Ancient Monuments

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Percy's Cross, Beanley

A Scheduled Monument in Hedgeley, Northumberland

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Latitude: 55.4672 / 55°28'1"N

Longitude: -1.916 / 1°54'57"W

OS Eastings: 405405.347151

OS Northings: 619266.605779

OS Grid: NU054192

Mapcode National: GBR H516.ZZ

Mapcode Global: WH9ZY.JVT4

Entry Name: Percy's Cross, Beanley

Scheduled Date: 23 March 1934

Source: Historic England

Source ID: 1006578

English Heritage Legacy ID: ND 135

County: Northumberland

Civil Parish: Hedgeley

Traditional County: Northumberland

Lieutenancy Area (Ceremonial County): Northumberland

Church of England Parish: Eglingham St Maurice

Church of England Diocese: Newcastle


Percy’s Cross.

Source: Historic England


This record was the subject of a minor enhancement on 16 May 2016. This record has been generated from an "old county number" (OCN) scheduling record. These are monuments that were not reviewed under the Monuments Protection Programme and are some of our oldest designation records.

The monument includes a wayside cross of medieval date situated on the fringes of Hedgeley Moor. The sandstone cross stands to a height of roughly 3m and includes a square socket stone at its base with a shaft above. The head of the cross is missing. The shaft has chamfered corners and each face has relief carvings of emblems of the Percy family. The cross was erected to commemorate Sir Ralph Percy who fell at the battle of Hedgeley Moor in 1464.

Percy’s Cross is a listed building Grade II*.

Source: Historic England

Reasons for Scheduling

Wayside crosses are one of several types of Christian cross erected during the medieval period, mostly from the 9th to 15th centuries AD. In addition to serving the function of reiterating and reinforcing the Christian faith amongst those who passed the cross and of reassuring the traveller, wayside crosses often fulfilled a role as waymarkers, especially in difficult and otherwise unmarked terrain. The crosses might be on regularly used routes linking ordinary settlements or on routes having a more specifically religious function, including those providing access to religious sites for parishioners and funeral processions, or marking long-distance routes frequented on pilgrimages. Over 350 wayside crosses are known nationally. All wayside crosses which survive as earth- fast monuments, except those which are extremely damaged and removed from their original locations, are considered worthy of protection.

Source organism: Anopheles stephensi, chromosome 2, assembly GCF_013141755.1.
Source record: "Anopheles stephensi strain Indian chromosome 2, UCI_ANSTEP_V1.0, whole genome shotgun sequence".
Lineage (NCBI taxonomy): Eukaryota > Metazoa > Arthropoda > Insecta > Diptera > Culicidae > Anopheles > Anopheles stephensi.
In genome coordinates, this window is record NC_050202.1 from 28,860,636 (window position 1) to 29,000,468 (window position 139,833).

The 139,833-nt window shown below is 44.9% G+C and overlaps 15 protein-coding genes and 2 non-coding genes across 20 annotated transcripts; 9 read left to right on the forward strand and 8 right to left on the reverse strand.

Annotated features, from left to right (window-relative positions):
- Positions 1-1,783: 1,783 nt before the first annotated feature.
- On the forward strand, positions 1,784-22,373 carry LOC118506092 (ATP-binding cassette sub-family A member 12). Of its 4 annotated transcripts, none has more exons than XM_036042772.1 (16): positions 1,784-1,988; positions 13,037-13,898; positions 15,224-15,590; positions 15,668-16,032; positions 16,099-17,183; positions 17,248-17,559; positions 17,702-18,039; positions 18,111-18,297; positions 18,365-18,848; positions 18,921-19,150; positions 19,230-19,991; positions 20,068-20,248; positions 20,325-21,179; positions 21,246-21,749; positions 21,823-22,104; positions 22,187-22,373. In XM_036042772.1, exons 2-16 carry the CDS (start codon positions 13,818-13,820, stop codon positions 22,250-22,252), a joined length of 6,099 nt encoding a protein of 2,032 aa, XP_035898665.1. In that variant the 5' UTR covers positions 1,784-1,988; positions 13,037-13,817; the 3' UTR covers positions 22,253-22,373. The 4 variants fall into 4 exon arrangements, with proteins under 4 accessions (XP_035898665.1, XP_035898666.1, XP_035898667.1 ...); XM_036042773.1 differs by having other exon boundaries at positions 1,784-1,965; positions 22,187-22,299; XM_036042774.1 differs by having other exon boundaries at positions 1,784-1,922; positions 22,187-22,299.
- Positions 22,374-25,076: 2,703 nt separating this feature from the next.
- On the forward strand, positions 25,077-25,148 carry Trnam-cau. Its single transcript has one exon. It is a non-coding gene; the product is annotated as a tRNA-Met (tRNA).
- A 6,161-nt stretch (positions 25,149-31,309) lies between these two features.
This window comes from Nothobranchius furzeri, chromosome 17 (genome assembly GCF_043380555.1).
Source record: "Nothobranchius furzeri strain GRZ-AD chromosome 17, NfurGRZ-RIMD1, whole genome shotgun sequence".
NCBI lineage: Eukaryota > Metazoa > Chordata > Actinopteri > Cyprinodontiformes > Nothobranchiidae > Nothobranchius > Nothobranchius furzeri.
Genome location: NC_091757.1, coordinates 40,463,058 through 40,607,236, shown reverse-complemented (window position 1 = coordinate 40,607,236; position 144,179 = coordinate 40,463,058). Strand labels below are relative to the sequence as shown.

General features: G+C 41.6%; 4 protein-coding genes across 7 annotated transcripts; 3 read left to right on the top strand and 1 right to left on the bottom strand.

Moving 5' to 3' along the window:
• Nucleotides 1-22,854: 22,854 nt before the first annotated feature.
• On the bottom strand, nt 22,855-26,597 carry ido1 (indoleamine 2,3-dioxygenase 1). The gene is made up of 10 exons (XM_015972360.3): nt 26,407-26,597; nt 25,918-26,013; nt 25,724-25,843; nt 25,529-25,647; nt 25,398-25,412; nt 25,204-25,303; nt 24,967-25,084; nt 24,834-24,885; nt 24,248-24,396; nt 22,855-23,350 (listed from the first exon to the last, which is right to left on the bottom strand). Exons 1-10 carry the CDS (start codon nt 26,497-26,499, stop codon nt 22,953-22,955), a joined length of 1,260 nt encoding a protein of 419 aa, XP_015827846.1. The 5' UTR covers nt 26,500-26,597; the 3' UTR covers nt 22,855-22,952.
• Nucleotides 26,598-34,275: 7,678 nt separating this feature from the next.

Percy’s Cross not only has merit as a standing medieval wayside cross, it also commemorates the death of Sir Ralph Percy at the battle of Hedgeley Moor. The battle was part of the War of the Roses and was a key event in a formative period of English history. The monument contributes significantly to our understanding of medieval religious customs, sculptural traditions, medieval routeways and to our knowledge of the social and political upheaval caused by the War of the Roses.

Source: Historic England


PastScape Monument No:- 4816

Source: Historic England

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